(TransWorld is fixing to head down to Argentina this week with a crew of snowboarders and cameras ready to catch the action, we caught up with Desiree Baldwin who’s been vacationing down there this past week to check out the conditions. She gave us this report.)
It’s my sixth day in Las Lenas, Argentina and I’m sitting in my room at Hotel Pisces watching some kind of Argentine version of Dancing With The Stars called Al Ritmo Del Cuarteto. It’s blowing snow like mad and there’s a crazy white wind tunnel outside my window for the fifth day in a row. Even though I’ve been braving the elements the past week to make the most of my short trip to what I’ve always heard to be the best snowboard destination in South America, today the mountain is closed except for the lowest poma lift on the bunny slope. That just isn’t enough to motivate me into the morning ritual of putting on the twelve layers it takes to keep me warm here in this isolated Andean resort, where I’ve discovered that rubbing chap stick all over my face is the best way to protect myself from even more windburn in these harsh weather conditions.
I keep asking locals if this is the great Santa Rosa snowstorm that generally hits the Andes in late August and early September. No one seems to think this storm is anything out of the ordinary, so as I sit here in my hotel room getting my shovel ready to dig myself out if the snow never stops, I’m also trying to pretend this great typhoon tsunami of winter storminess is just no big thing either.
Despite the current white out, I really lucked out my first day of riding in Las Lenas. The world famous off-piste runs are just steps off the top of the Marte chairlift and they are the reason snowboarders travel across the globe to ride here. The steep and rocky terrain off of Marte has been accessible a total of two hours since I first arrived. I was one of the few gringos to hit the lift at the perfect time during a break in the weather and drop into the classic Eduardo’s Couloir. I was not so lucky that the lift stopped at least fifteen times on the frigid ride up because of 40 mph wind gusts shooting down the steep chute where the lift is wedged.
Since then, I’ve resigned to exploring the lower mountain because of harsh weather conditions and closed lifts. Even on the lower mountain, there’s a surprising amount of terrain. Taking advantage of the steep runs off the Carris and Volcano chairs as well as the never-ending poma lift T-bar things that go in a million directions, I haven’t been able to see more than a couple turns ahead because of zero visibility, but I’ve had non-stop powder since I arrived and more face shots than the past two seasons combined.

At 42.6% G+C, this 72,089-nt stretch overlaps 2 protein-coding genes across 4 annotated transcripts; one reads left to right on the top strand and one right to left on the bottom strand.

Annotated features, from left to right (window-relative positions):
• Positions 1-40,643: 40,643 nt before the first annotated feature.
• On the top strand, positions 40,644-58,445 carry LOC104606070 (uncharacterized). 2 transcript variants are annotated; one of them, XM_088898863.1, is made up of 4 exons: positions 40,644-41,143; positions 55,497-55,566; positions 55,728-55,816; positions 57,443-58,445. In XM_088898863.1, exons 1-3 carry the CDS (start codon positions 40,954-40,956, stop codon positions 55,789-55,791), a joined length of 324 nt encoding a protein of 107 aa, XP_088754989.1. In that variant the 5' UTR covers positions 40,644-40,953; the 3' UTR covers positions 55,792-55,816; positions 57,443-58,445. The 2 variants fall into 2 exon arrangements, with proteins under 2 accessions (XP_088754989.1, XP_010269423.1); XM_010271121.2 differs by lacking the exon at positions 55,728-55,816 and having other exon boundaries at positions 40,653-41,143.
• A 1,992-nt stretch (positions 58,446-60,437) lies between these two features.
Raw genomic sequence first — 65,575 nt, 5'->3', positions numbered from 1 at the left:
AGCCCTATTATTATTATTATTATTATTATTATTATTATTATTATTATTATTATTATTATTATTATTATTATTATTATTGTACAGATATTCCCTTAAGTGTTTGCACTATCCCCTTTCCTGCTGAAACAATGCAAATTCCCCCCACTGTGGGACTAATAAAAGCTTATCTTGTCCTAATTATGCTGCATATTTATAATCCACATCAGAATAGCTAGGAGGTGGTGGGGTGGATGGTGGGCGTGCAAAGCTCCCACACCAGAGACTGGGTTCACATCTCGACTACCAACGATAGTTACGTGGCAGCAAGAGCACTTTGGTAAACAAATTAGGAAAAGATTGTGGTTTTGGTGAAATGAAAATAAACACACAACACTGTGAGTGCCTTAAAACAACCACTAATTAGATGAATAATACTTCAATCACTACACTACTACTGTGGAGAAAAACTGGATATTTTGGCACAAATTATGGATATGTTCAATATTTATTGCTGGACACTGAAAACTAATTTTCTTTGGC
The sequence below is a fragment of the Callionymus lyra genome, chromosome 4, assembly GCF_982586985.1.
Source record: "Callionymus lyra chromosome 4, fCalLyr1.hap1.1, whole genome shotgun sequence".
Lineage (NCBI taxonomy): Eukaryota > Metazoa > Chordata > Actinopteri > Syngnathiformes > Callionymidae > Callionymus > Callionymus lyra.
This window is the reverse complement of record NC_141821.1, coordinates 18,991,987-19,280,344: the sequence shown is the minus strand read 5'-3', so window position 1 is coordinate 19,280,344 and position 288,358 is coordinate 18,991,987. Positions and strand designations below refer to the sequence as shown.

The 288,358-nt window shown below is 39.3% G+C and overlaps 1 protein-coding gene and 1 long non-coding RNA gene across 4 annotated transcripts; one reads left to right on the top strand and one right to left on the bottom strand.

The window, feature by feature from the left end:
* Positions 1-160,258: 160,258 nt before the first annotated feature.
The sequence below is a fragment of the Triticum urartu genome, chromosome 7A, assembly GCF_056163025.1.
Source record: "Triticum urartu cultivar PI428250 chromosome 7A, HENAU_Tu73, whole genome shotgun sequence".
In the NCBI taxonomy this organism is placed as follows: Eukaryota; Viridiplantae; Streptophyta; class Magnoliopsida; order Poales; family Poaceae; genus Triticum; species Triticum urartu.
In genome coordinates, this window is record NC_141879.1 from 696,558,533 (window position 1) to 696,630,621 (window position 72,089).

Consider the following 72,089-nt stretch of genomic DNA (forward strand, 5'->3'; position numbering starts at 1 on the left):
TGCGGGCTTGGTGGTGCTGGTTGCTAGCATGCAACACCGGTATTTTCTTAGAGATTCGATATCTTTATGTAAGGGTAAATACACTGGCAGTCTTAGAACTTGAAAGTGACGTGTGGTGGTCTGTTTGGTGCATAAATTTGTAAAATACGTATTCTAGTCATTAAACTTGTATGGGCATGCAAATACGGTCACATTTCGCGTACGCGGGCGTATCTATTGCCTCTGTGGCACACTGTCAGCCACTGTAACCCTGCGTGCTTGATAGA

The power just went off in my hotel room and all I can hear are the loud wind gusts picking up speed and swirling around my hotel. Hotel Pisces is the largest of the handful of hotels that make up Las Lenas and has a pretty swanky scene for being out in the middle of nowhere. Even this massive structure is vulnerable to the giant storms that whip into the Andes after picking up momentum off the coast of Chile. I guess this is why Las Lenas veterans always book a minimum of two to three week trips when visiting the resort. A big storm can last over a week, but as soon as it clears up and the Marte lift opens, riders can access some of the best terrain in the Southern Hemisphere. In the meantime, there are amazing steak dinners and all night parties at the Las Lenas discos to keep you busy.
Still, I’m keeping my fingers crossed for bluebird tomorrow and hoping I’ll get to take my scheduled heli trip in the Valle Hermosa off the backside of the resort. With the speed these storms travel in and out of Las Lenas, it’s highly possible that the weather could clear up by morning. It’s also highly possible that this is the great Santa Rosa storm of the century and I’ll be spending my last day in Las Lenas with the Argentine mafia family that has taken over the hootel pool. Either way, traveling to Argentina for a little summer shredding has been an adventure to say the least. My run down the steep chutes of Eduardo’s, 5 million powder turns, and all of the people I’ve met who are also braving out the storm have made it well worth the trip.